The first installment of a three-part series about time current curves (TCCs) provides a quick overview of item identification and how to read TCC plots.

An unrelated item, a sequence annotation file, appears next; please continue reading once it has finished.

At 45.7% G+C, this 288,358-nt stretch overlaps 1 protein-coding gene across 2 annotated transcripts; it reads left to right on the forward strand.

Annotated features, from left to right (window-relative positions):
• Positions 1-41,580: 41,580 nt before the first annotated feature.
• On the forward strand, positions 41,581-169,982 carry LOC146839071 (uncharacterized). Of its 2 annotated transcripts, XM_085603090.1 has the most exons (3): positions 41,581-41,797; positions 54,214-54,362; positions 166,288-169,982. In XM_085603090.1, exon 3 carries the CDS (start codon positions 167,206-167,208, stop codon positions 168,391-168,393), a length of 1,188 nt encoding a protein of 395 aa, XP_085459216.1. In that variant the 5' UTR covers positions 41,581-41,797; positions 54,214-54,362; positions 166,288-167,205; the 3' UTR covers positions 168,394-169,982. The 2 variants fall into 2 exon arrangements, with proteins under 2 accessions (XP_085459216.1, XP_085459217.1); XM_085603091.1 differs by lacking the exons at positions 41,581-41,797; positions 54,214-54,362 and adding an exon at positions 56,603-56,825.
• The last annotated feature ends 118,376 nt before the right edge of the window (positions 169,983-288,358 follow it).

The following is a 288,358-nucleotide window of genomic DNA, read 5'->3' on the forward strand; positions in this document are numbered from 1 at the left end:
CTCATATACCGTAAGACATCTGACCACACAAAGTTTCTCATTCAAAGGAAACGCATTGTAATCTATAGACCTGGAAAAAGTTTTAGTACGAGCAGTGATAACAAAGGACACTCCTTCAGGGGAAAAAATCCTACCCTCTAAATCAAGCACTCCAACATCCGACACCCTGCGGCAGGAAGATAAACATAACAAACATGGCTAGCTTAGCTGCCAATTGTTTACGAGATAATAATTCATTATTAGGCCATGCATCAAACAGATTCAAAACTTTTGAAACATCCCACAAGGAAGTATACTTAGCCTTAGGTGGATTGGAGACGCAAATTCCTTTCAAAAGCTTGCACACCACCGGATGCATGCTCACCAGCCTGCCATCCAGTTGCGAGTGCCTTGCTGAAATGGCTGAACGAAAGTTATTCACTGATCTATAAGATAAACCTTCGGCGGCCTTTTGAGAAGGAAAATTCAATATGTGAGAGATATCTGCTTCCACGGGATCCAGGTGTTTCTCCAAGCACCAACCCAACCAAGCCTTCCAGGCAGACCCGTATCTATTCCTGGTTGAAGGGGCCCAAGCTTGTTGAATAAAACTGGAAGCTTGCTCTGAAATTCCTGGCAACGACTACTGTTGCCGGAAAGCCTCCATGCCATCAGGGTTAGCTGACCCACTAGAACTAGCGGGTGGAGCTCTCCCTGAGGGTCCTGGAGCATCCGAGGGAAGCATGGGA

A time current curve (TCC) plots the interrupting time of an overcurrent device based on a given current level. These curves are provided by the manufacturers of electrical overcurrent interrupting devices, such as fuses and circuit breakers. These curves are part of the product acceptance testing required by Underwriters Laboratories (UL) and other rating agencies. The shape of the curves is dictated by both the physical construction of the device as well as the settings selected in the case of adjustable circuit breakers. The time current curves of a device are important for engineers to understand because they graphically show the response of the device to various levels overcurrent. The curves allow the power systems engineer to graphically represent the selective coordination of overcurrent devices in an electrical system. Modern power system design software packages, such as EasyPower, SKM Power Tools, and Etap, contain graphical libraries of curves to allow the power system engineer the ability to plot, analyze, and print the curves with minimal effort compared to the previous methods used when coordinating a power system.